The brief is to make a link between subjects and their background by taking 3 portraits in a place of their choosing, having first spent some time discussing where and why they chose that particular place. The key here is the interaction between you and the subject.
For details about the planning of this exercise and some alternative ideas see:
Pauline is a long-term friend. She has some mental health issues and is a very private person, so I was surprised that she agreed to be photographed. She said ‘At Aberdour lighthouse, on the beach. It’s relaxing. It’s somewhere I can sit and think, clear my head. It reminds me of being at the beach as a child, all my teenage years were spent at the beach with my friends’. She took me directly to the exact spot she wanted, however was very clear that she wanted to be photographed looking over the sea with me behind her. No facial views were wanted.
Gillian is a long-term friend. She has a difficult life as he has a son with severe autism. Gillian said ‘I want it to be outside somewhere, with trees and gardens, somewhere peaceful, somewhere I can go to sit and not think about things’. We agreed to go to the local park, where she frequently takes her son, but rarely goes without him. When we got there, we spent time wandering around the park looking at different places that she would like to sit in.
Jennifer is my daughter. This was the most difficult shoot as she wanted to be both the model and the director. After a long discussion she said ‘I want it to be outside in a Botanical Garden, with trees’. We went to one garden and took a series of photos but she then decided that she would rather be photographed in Edinburgh Royal Botanic Garden where she used to work – ‘I want it to be in the garden I know best, at one of my favourite places in that garden, where I actually did the work’ so we had a second session with a change of venue.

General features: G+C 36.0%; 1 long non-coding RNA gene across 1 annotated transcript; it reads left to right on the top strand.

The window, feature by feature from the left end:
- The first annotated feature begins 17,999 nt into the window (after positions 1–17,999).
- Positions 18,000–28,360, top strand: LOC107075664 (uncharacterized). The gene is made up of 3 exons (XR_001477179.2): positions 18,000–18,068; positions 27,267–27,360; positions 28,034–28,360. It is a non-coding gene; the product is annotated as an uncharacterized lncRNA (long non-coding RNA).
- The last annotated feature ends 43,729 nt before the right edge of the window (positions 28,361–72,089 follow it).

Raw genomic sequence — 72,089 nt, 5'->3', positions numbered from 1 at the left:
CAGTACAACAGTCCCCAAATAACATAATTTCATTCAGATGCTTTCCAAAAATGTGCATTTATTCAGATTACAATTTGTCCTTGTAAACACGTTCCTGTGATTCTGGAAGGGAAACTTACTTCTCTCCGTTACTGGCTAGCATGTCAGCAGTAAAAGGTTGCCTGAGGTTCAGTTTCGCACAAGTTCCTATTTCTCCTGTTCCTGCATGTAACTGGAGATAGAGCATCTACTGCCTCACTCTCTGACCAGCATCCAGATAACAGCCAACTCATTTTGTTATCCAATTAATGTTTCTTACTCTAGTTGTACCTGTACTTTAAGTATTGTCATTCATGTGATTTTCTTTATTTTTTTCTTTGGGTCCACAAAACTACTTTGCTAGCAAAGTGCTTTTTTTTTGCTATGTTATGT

This brief takes the concept of identity further than the earlier exercises. Part of a person’s idea of their identity is held within the place they live or feel comfortable in. An important part here is the conversation with the subject to understand where they want to be photographed and why that place is important to them. I then needed to work with the subject to get a successful image within those constraints.
While taking the images I took several images of each person from much further away, where the background became more prominent, overall I preferred the more close-up images, showing the face and the expression – but one could argue that as the object of this exercise was to show the person in place that would be a better option.
I am moderately happy with this series. The images fulfilled their purpose, although possibly do not sit together as a set as well as they could as the views are different, sideways and from the back, however they are all taking up a similar position in the frame. The place is linked to the person and contributes to the image.
- Spend time with the person to explore their thoughts
- During the actual shoot remember that you need to be in charge
- Be patient and allow the person to relax to avoid the ‘smile for the camera’ syndrome
- Family make difficult subjects